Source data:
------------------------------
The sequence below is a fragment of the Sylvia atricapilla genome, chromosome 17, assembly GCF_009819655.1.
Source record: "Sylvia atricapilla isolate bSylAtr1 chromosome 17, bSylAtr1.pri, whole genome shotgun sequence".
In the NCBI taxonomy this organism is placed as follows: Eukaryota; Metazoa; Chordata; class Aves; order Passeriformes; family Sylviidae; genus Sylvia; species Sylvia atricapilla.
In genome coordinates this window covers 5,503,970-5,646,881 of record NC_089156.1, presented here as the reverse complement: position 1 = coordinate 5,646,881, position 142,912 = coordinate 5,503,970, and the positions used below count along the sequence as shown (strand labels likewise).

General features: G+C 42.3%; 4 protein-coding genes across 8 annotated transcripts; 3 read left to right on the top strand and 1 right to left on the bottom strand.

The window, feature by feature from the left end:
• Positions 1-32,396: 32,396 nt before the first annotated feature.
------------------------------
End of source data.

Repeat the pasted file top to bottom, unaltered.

The sequence below is a fragment of the Sylvia atricapilla genome, chromosome 17, assembly GCF_009819655.1.
Source record: "Sylvia atricapilla isolate bSylAtr1 chromosome 17, bSylAtr1.pri, whole genome shotgun sequence".
In the NCBI taxonomy this organism is placed as follows: Eukaryota; Metazoa; Chordata; class Aves; order Passeriformes; family Sylviidae; genus Sylvia; species Sylvia atricapilla.
In genome coordinates this window covers 5,503,970-5,646,881 of record NC_089156.1, presented here as the reverse complement: position 1 = coordinate 5,646,881, position 142,912 = coordinate 5,503,970, and the positions used below count along the sequence as shown (strand labels likewise).

General features: G+C 42.3%; 4 protein-coding genes across 8 annotated transcripts; 3 read left to right on the top strand and 1 right to left on the bottom strand.

The window, feature by feature from the left end:
• Positions 1-32,396: 32,396 nt before the first annotated feature.